Storm over Canberra's Jerusalem stance
Australia is at risk of a trade boycott by Arab nations in protest at Canberra's "shameful" declaration last week that it will no longer refer to East Jerusalem as "occupied".
A delegation of almost 20 ambassadors and diplomats - including representatives from Indonesia, Egypt, Saudi Arabia and Pakistan - lodged a formal complaint with the Department of Foreign Affairs and Trade in Canberra last week, local media reported.
One of the envoys, Jordanian ambassador Rima Alaadeen, said activists were urging people to boycott Australian goods during Ramadan later this month.
In the West Bank, Tom Wilson, Australia's diplomatic representative to the Palestinian Authority, was summoned for a diplomatic dressing-down while the Arab League and the Organisation of Islamic Conference said they will hold a joint emergency meeting on the issue.
Foreign Minister Julie Bishop is expected to meet a delegation of Arab ambassadors to calm the crisis, which was triggered last week when Australia's top lawmaker told a Senate committee that the term "occupied" was neither "appropriate nor useful".
The term 'occupied' when referring to Jerusalem is not appropriate
"The description of East Jerusalem as 'occupied' is a term freighted with pejorative implications," Attorney-General George Brandis said. "It should not and will not be the practice of the Australian government to describe areas of negotiation in such judgmental language."
But local media revealed this week that the comments had caught the government off guard.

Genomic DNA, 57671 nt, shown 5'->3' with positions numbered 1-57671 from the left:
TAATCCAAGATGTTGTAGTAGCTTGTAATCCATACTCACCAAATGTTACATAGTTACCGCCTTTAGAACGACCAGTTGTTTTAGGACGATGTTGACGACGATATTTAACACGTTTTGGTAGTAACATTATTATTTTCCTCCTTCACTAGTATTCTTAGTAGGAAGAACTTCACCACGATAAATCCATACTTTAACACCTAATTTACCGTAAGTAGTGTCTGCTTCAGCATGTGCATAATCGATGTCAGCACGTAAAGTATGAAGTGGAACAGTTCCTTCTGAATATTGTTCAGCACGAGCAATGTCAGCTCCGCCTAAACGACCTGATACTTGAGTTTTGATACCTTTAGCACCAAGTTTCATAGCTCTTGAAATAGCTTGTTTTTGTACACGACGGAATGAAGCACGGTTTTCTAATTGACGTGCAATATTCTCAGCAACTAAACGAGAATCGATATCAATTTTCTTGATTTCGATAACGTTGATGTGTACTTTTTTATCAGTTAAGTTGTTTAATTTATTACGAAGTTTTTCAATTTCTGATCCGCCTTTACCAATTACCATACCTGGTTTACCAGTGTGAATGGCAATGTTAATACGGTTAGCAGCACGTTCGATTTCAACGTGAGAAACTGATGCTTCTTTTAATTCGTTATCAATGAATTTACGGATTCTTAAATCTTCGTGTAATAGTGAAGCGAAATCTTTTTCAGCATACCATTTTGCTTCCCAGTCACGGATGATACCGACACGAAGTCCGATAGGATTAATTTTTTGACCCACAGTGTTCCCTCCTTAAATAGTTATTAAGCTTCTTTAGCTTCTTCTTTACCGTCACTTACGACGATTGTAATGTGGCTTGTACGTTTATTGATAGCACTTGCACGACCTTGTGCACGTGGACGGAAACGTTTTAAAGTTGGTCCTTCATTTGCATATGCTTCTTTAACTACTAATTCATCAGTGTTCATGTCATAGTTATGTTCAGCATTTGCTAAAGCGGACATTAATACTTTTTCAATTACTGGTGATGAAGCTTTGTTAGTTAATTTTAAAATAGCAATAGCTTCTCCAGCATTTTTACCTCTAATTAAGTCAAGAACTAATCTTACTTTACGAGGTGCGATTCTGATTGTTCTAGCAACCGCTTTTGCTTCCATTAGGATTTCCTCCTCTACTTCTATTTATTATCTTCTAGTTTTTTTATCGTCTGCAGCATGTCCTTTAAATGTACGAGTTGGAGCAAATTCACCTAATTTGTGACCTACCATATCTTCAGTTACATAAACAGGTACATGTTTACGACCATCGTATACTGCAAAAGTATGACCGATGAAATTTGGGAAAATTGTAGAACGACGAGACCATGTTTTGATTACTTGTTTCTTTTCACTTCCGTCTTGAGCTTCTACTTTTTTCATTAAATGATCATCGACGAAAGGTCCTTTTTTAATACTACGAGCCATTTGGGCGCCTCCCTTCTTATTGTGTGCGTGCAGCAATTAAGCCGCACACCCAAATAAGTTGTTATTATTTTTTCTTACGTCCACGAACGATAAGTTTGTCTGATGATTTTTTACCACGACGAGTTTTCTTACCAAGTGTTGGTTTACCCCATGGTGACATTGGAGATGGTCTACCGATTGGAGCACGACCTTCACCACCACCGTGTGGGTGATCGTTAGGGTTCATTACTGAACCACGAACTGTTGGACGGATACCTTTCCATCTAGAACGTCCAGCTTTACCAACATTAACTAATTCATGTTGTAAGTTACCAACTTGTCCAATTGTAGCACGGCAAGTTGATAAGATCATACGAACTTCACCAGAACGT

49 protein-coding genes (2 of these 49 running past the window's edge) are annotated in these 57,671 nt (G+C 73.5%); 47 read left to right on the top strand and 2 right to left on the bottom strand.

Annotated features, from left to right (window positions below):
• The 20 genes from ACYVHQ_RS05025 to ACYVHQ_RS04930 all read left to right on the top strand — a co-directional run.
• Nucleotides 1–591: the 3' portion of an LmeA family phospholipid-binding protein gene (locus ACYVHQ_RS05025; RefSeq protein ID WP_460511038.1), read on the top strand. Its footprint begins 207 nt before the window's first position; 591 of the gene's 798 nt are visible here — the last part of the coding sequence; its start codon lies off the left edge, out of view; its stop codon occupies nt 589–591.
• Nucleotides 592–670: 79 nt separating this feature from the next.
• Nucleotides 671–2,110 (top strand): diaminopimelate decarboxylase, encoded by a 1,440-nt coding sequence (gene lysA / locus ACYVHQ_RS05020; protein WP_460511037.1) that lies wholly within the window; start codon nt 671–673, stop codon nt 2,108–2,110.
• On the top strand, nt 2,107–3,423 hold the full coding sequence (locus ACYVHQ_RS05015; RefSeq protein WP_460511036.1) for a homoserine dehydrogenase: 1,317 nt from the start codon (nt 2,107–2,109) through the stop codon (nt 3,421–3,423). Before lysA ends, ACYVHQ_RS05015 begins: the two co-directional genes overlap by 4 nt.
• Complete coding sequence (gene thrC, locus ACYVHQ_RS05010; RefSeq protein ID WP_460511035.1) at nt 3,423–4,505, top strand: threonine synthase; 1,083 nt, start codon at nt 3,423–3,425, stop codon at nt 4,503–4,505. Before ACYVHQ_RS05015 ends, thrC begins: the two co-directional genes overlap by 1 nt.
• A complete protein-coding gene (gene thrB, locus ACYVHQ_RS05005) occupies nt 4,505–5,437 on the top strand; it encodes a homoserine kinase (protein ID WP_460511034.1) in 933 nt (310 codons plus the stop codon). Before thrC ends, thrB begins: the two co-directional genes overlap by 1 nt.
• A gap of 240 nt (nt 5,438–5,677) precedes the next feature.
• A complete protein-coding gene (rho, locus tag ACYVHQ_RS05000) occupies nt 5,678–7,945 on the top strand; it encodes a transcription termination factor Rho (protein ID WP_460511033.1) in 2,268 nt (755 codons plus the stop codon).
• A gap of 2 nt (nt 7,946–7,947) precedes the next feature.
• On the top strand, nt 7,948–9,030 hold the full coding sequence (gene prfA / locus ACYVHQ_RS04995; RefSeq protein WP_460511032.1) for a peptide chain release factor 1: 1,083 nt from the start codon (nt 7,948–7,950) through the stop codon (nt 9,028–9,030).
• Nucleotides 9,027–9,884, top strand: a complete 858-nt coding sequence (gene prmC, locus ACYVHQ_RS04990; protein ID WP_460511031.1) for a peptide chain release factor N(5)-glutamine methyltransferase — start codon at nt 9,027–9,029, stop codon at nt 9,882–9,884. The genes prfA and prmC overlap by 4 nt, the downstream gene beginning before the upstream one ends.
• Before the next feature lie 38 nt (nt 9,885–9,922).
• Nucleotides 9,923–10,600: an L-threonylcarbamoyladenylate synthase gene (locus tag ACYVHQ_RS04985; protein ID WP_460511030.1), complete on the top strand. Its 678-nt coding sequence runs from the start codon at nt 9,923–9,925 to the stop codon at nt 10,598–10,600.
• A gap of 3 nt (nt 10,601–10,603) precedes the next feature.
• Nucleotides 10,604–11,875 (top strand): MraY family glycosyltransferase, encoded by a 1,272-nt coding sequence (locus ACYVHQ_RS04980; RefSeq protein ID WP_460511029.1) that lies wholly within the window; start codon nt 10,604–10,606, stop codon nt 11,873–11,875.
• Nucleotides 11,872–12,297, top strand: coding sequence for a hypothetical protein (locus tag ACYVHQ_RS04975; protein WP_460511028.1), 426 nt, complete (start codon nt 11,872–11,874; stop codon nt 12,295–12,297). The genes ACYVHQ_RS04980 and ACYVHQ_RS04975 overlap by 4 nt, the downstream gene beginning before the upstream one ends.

Prime Minister Tony Abbott, who was visiting America at the time, said it was a "terminological clarification" and did not constitute a policy shift.
"There has been no change of policy, absolutely no change in policy. There's been a terminological clarification," he said.
"This is an area where people are, inevitably, extremely sensitive."
But Palestinian Authority spokesman Xavier Abu Eid was fuming. "With its shameful statements against international law, the Australian government has become part of the problem, rather than part of the solution."
Izzat Abdulhadi, the head of the General Delegation of Palestine to Australia, said a boycott was a possibility. "I'm afraid this will really cast a lot of shadows, negative shadows, over relations between Australia and the Arab world, and there will be a sort of negative consequences," he told the Australian Broadcasting Corporation.
Australia's live sheep trade and agricultural products to the Arab world is worth in excess of $2 billion a year.